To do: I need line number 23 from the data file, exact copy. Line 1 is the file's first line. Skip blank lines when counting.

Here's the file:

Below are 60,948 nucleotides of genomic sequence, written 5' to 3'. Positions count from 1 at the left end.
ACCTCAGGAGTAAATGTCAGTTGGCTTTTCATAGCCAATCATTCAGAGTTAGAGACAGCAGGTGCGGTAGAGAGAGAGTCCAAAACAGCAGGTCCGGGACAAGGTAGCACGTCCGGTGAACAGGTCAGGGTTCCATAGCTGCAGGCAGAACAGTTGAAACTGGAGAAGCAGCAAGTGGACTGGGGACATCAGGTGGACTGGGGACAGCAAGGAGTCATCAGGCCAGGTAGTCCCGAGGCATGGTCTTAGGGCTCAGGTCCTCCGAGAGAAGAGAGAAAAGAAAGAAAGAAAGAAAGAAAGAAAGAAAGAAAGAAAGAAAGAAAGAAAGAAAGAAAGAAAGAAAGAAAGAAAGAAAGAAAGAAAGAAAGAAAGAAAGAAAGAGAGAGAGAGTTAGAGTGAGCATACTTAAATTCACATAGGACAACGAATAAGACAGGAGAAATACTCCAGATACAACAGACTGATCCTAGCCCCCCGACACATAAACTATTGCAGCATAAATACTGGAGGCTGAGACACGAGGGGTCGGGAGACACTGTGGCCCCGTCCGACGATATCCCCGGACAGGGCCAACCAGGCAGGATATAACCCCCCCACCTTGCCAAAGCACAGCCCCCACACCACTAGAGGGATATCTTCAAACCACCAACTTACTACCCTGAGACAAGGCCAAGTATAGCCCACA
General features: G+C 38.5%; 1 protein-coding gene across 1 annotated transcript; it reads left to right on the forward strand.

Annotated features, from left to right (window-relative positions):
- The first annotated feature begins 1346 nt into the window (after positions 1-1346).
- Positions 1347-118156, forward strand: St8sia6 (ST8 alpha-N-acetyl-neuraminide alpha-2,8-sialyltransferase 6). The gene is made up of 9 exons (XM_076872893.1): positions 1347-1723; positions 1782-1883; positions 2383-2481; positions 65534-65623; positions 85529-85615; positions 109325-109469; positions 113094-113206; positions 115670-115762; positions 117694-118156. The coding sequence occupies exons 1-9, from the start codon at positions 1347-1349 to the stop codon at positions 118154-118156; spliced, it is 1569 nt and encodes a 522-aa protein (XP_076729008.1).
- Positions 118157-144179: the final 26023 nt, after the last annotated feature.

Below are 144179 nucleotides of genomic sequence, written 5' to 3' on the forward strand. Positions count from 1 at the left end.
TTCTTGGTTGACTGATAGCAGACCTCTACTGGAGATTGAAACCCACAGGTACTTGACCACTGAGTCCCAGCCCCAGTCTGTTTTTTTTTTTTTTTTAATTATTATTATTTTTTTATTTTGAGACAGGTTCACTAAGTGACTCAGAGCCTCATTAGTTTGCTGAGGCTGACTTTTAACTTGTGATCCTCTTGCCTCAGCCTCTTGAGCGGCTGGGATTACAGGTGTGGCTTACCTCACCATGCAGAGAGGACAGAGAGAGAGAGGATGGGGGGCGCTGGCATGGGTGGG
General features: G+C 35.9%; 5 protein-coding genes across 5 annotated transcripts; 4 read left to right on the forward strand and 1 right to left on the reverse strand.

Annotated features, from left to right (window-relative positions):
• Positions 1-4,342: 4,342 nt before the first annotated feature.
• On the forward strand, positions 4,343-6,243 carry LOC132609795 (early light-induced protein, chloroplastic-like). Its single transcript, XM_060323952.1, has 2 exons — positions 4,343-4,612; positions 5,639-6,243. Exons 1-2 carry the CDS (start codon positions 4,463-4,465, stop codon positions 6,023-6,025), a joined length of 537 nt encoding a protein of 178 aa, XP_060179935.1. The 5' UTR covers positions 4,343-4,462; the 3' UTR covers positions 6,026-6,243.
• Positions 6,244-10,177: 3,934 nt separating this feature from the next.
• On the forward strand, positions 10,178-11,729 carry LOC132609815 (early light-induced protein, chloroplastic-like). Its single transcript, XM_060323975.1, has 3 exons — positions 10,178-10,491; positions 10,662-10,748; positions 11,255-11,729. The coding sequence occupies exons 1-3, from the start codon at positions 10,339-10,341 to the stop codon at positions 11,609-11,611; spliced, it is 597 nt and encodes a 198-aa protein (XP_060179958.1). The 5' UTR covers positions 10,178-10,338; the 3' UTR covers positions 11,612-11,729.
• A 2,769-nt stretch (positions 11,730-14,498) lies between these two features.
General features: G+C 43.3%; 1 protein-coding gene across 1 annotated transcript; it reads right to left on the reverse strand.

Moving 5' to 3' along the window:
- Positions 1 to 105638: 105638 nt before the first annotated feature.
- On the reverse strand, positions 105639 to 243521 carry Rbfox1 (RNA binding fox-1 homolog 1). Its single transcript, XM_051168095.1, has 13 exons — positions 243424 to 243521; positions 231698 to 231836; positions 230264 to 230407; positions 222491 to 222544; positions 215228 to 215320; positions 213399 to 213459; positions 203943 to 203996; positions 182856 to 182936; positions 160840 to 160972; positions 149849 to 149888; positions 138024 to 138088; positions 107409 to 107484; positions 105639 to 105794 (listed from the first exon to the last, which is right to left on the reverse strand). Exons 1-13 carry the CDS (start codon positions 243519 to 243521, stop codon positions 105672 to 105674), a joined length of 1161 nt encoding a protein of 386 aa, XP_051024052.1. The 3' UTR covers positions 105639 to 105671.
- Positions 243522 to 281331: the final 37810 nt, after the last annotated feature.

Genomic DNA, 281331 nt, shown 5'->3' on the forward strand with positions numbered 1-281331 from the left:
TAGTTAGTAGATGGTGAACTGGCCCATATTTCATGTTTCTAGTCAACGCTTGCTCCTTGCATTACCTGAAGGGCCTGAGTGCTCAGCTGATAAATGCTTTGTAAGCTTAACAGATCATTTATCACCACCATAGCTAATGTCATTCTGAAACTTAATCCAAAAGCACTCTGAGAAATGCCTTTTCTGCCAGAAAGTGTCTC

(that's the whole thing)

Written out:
TAGTTAGTAGATGGTGAACTGGCCCATATTTCATGTTTCTAGTCAACGCTTGCTCCTTGCATTACCTGAAGGGCCTGAGTGCTCAGCTGATAAATGCTTTGTAAGCTTAACAGATCATTTATCACCACCATAGCTAATGTCATTCTGAAACTTAATCCAAAAGCACTCTGAGAAATGCCTTTTCTGCCAGAAAGTGTCTC